If you live in a place that will have a surplus of snow within the next few months--like I do--you just might want to try this old time method of cleaning area rugs. Apparently, it works for wool, cotton and polyester rugs. Note: You'll want to use DRY snow for this procedure, not the soggy stuff.
- First, if you can, vacuum the front and back of your rug, or gently shake it out.
- Take your rug outside in a protected area and let it get acclimated to the outside temperature.
- Lay the rug right side down in fresh, dry snow.
- Beat the back of the rug with a broom or rake to create vibration, but don't mash the rug into the snow.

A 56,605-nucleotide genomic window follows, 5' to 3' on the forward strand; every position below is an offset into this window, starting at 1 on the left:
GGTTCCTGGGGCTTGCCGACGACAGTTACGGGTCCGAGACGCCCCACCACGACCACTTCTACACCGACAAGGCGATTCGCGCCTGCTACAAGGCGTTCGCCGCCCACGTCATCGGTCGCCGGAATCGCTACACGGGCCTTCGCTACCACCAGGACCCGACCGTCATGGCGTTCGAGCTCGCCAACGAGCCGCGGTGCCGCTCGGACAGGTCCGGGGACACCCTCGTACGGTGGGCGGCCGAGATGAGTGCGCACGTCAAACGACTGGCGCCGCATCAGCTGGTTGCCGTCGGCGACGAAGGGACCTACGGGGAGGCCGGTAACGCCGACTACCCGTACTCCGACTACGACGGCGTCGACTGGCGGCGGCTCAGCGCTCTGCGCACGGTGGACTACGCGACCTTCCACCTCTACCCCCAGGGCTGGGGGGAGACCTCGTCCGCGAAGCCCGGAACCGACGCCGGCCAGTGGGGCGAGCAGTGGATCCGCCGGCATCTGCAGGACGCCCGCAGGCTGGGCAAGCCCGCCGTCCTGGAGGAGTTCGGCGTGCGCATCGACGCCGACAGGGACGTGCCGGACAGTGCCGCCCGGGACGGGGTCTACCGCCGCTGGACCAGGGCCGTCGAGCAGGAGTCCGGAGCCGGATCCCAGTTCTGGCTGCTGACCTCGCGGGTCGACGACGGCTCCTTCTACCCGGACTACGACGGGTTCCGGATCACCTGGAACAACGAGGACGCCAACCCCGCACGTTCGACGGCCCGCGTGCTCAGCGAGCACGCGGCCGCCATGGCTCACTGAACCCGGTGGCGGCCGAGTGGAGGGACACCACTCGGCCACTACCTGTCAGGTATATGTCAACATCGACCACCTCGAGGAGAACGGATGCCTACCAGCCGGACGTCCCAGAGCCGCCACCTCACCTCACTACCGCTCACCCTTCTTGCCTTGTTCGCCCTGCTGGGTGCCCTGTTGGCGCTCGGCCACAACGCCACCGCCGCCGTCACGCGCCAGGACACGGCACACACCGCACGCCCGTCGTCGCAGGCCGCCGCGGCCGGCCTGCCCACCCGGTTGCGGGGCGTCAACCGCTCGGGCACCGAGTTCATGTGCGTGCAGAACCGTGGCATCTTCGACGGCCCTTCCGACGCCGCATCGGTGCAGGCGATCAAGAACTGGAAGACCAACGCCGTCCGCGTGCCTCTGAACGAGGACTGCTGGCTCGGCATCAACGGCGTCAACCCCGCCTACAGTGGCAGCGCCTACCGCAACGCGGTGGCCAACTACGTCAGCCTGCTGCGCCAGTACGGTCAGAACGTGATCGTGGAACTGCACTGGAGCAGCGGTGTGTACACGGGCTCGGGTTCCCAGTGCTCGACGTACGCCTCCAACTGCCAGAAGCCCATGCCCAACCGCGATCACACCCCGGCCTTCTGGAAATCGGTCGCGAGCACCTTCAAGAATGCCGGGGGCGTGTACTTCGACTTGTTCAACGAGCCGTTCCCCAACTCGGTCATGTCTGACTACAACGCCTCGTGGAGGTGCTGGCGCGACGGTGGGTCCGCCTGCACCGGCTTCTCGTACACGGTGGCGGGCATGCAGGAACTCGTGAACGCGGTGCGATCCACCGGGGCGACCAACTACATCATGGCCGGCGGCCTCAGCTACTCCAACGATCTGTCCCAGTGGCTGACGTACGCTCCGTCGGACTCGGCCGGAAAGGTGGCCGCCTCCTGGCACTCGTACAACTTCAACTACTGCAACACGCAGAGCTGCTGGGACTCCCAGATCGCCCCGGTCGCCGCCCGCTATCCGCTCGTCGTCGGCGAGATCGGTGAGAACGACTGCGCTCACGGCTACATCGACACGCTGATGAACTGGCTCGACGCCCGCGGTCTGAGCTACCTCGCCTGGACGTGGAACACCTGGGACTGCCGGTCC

- When you run out of steam, flip the rug over and check out how much dirt is left in the snow. If there's a lot, you might want to repeat steps 3 & 4.
- When you’re satisfied with the cleanliness of your rug, gently shake or beat the back of the rug to get as much snow out of it as possible.
- Take the rug back to the protected area outside and let it 'sublimate', letting the solid snow turn to vapor (ice) without it turning into a liquid (melting). This can only happen in very cold and dry conditions.
- Take the rug back inside the house and let it return to room temperature before you place it back on the floor.
And that's it. Apparently this type of snow-cleaning actually intensifies the colors, making it look newer. For more discussion about cleaning rugs with or without snow, check out this page on gardenweb.com. Image 'Women Beating Rugs in the Snow, Lutsk, Ukraine 1998' courtesy of rjnagle's photostream on flickr.